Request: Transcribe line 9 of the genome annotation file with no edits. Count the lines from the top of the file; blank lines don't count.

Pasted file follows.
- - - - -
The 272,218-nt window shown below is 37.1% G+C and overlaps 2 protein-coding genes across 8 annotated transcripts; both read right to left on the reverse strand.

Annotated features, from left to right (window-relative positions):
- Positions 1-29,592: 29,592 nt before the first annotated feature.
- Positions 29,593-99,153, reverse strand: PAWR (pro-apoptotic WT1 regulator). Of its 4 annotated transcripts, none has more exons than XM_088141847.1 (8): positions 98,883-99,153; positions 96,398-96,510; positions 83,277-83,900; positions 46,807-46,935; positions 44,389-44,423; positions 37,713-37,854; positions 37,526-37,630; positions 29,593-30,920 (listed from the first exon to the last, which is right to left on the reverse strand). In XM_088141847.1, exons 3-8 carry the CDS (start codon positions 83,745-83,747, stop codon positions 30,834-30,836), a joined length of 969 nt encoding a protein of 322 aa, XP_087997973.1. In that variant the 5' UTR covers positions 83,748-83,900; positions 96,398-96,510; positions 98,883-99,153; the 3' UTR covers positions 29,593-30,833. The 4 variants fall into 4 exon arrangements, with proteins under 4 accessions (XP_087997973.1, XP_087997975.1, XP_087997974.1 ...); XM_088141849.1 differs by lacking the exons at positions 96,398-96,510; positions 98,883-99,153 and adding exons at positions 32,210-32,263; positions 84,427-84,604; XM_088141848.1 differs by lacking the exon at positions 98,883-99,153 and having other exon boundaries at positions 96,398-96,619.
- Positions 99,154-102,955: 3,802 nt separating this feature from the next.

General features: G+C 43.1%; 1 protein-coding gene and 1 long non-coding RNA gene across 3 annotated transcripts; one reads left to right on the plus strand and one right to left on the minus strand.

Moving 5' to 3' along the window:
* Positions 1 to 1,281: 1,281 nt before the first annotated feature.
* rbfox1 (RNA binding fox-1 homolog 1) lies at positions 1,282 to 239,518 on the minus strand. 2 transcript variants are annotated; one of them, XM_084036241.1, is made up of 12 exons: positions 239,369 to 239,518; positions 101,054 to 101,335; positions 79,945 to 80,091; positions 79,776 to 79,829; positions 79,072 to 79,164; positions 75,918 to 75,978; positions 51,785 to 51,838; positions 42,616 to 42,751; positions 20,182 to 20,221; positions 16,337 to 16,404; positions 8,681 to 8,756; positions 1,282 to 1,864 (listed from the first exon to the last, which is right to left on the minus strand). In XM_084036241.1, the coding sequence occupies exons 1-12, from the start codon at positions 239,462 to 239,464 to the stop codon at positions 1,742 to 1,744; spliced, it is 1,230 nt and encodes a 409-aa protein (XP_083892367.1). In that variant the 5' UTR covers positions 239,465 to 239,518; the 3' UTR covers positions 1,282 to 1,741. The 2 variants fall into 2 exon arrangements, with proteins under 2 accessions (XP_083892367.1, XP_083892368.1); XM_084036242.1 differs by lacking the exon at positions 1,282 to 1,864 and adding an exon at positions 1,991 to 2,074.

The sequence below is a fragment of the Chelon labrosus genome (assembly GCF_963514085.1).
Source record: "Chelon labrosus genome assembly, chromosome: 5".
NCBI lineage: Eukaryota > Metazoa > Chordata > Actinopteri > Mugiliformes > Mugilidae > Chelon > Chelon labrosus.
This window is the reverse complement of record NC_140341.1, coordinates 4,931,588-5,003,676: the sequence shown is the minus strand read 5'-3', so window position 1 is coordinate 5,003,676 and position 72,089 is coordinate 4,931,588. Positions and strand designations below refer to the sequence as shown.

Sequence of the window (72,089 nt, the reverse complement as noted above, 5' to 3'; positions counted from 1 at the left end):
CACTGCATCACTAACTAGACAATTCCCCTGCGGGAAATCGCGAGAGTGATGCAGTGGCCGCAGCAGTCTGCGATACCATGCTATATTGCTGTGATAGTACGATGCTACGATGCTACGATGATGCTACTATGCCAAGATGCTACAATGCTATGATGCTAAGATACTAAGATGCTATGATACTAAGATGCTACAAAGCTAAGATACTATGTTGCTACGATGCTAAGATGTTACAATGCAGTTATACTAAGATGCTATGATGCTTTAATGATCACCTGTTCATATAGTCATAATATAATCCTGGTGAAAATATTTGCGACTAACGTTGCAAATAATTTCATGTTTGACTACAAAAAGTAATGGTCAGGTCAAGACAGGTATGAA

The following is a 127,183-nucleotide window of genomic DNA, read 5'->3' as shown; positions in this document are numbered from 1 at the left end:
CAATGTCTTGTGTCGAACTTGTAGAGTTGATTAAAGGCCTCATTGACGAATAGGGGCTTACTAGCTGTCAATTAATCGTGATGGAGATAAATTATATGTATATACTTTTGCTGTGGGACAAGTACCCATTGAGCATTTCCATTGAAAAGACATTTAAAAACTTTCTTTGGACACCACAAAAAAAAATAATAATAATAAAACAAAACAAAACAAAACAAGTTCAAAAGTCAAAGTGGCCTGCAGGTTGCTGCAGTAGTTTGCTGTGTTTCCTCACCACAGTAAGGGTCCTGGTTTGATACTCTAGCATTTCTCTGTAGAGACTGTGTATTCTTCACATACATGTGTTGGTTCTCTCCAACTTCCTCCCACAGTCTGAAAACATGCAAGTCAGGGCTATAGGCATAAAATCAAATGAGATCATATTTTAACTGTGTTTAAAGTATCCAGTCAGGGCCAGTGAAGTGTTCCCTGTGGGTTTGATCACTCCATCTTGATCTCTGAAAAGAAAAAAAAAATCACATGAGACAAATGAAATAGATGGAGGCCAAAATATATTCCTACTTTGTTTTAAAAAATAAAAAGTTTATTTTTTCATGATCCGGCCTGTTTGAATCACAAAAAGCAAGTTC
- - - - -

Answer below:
* rbfox1 (RNA binding fox-1 homolog 1) lies at positions 1,282 to 239,518 on the minus strand. 2 transcript variants are annotated; one of them, XM_084036241.1, is made up of 12 exons: positions 239,369 to 239,518; positions 101,054 to 101,335; positions 79,945 to 80,091; positions 79,776 to 79,829; positions 79,072 to 79,164; positions 75,918 to 75,978; positions 51,785 to 51,838; positions 42,616 to 42,751; positions 20,182 to 20,221; positions 16,337 to 16,404; positions 8,681 to 8,756; positions 1,282 to 1,864 (listed from the first exon to the last, which is right to left on the minus strand). In XM_084036241.1, the coding sequence occupies exons 1-12, from the start codon at positions 239,462 to 239,464 to the stop codon at positions 1,742 to 1,744; spliced, it is 1,230 nt and encodes a 409-aa protein (XP_083892367.1). In that variant the 5' UTR covers positions 239,465 to 239,518; the 3' UTR covers positions 1,282 to 1,741. The 2 variants fall into 2 exon arrangements, with proteins under 2 accessions (XP_083892367.1, XP_083892368.1); XM_084036242.1 differs by lacking the exon at positions 1,282 to 1,864 and adding an exon at positions 1,991 to 2,074.